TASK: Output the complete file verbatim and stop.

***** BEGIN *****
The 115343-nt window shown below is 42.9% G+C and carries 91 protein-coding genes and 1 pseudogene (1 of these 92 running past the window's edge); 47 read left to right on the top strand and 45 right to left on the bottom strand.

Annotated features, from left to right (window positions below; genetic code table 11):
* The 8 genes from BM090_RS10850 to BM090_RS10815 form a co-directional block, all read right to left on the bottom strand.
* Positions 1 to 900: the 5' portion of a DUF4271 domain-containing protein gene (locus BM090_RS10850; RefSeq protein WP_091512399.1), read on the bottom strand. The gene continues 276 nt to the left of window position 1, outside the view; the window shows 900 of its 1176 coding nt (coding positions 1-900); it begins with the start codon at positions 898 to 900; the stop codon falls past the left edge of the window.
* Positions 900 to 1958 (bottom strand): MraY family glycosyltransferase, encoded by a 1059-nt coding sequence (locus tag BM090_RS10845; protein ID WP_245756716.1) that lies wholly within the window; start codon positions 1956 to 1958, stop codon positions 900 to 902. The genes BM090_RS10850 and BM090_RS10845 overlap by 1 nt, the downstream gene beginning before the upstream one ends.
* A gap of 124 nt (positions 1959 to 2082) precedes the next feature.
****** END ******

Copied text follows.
The 115343-nt window shown below is 42.9% G+C and carries 91 protein-coding genes and 1 pseudogene (1 of these 92 running past the window's edge); 47 read left to right on the top strand and 45 right to left on the bottom strand.

Annotated features, from left to right (window positions below; genetic code table 11):
* The 8 genes from BM090_RS10850 to BM090_RS10815 form a co-directional block, all read right to left on the bottom strand.
* Positions 1 to 900: the 5' portion of a DUF4271 domain-containing protein gene (locus BM090_RS10850; RefSeq protein WP_091512399.1), read on the bottom strand. The gene continues 276 nt to the left of window position 1, outside the view; the window shows 900 of its 1176 coding nt (coding positions 1-900); it begins with the start codon at positions 898 to 900; the stop codon falls past the left edge of the window.
* Positions 900 to 1958 (bottom strand): MraY family glycosyltransferase, encoded by a 1059-nt coding sequence (locus tag BM090_RS10845; protein ID WP_245756716.1) that lies wholly within the window; start codon positions 1956 to 1958, stop codon positions 900 to 902. The genes BM090_RS10850 and BM090_RS10845 overlap by 1 nt, the downstream gene beginning before the upstream one ends.
* A gap of 124 nt (positions 1959 to 2082) precedes the next feature.